Titanic II Is Preparing to Set Sail in 2022, and You Can Be On Board

Roderick Eime, Wikimedia Commons // CC BY 2.0
Roderick Eime, Wikimedia Commons // CC BY 2.0

Titanic is getting a sequel. No, James Cameron isn’t making another movie. A nearly identical replica of the doomed ship is scheduled to make its maiden voyage in 2022, The Atlanta Journal-Constitution reports, giving superfans the chance to experience the journey for themselves.

Dubbed the Titanic II, the new ship will start out in China, where it's under construction now, traveling to Dubai before picking passengers up in Southampton, England and following the original vessel’s 1912 route across the Atlantic to New York City. Of course, the original R.M.S. Titanic never reached its destination. It struck an iceberg in the North Atlantic, and more than half of the ship’s 2200 passengers perished when it sank.

Although the modern ship’s design is modeled after the original, there are a few notable differences. It will hold slightly more passengers—2400 in total, plus a 900-person crew—and will be 13 feet wider to meet modern regulations (and increase stability). Plus, passengers can rest easy knowing that the newer version is equipped with modern safety and navigation features, as well as detailed evacuation plans.

The superstitious probably won't be snatching up tickets for a ride on the revived Titanic, but history buffs and fans of the movie will likely appreciate the ship’s vintage decor and attention to detail. The Titanic II will have the same cabin layout, public areas, swimming pool, Turkish baths, and grand staircase as the original ship. When construction is completed, there will be nine floors and 840 cabins, and passengers will have their pick of first, second, or third-class tickets.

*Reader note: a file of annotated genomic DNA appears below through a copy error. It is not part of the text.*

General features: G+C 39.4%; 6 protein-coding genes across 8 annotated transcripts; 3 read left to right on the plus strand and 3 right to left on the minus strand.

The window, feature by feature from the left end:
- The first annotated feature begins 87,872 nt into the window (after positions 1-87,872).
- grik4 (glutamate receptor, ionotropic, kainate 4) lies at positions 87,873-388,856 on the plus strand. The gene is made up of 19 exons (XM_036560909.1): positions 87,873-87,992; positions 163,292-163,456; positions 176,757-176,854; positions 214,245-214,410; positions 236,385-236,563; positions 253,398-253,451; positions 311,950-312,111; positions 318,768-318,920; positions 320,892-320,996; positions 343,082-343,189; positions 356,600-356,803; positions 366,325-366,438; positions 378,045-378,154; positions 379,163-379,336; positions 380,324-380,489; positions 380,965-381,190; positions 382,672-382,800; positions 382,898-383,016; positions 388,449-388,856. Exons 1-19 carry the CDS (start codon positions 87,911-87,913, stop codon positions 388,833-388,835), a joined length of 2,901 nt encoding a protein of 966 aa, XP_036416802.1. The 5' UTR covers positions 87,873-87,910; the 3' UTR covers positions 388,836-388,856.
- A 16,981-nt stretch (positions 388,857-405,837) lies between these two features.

The Titanic II is the brainchild of Australian businessman Clive Palmer, who established a shipping company called Blue Star Line in 2012 in order to make the project a reality. The ship is under construction now and is expected to cost $500 million. It was originally slated to set sail in 2016, but financial issues delayed the departure first until 2018, and again until 2022.

After completing its journey to New York, the Titanic II will “circumnavigate the globe, inspiring and enchanting people while attracting unrivaled attention, intrigue, and mystery in every port she visits,” Palmer tells MSN.

Tickets aren't on sale yet, but keep an eye on the Blue Star Line website for updates.

[h/t AJC]

The Worst Airlines and Airports for Holiday Flight Delays

Tzido/iStock via Getty Images
Tzido/iStock via Getty Images

Before you can drink eggnog and exchange presents with your family during the holidays, you need to figure out how you'll get to them. Travel can be one of the most stressful aspects of what's already a frantic time of year. And even if you plan your trip perfectly, there's no way to guarantee your flight won't be delayed.

Beyond getting to the airport on time and keeping track of your flight status, there are steps you can take to help your flight run smoothly, like choosing the right airline and airport. As Lifehacker reports, the artificial Christmas tree site Treetopia recently compiled a list of average holiday season delay times for airports and airlines in the U.S.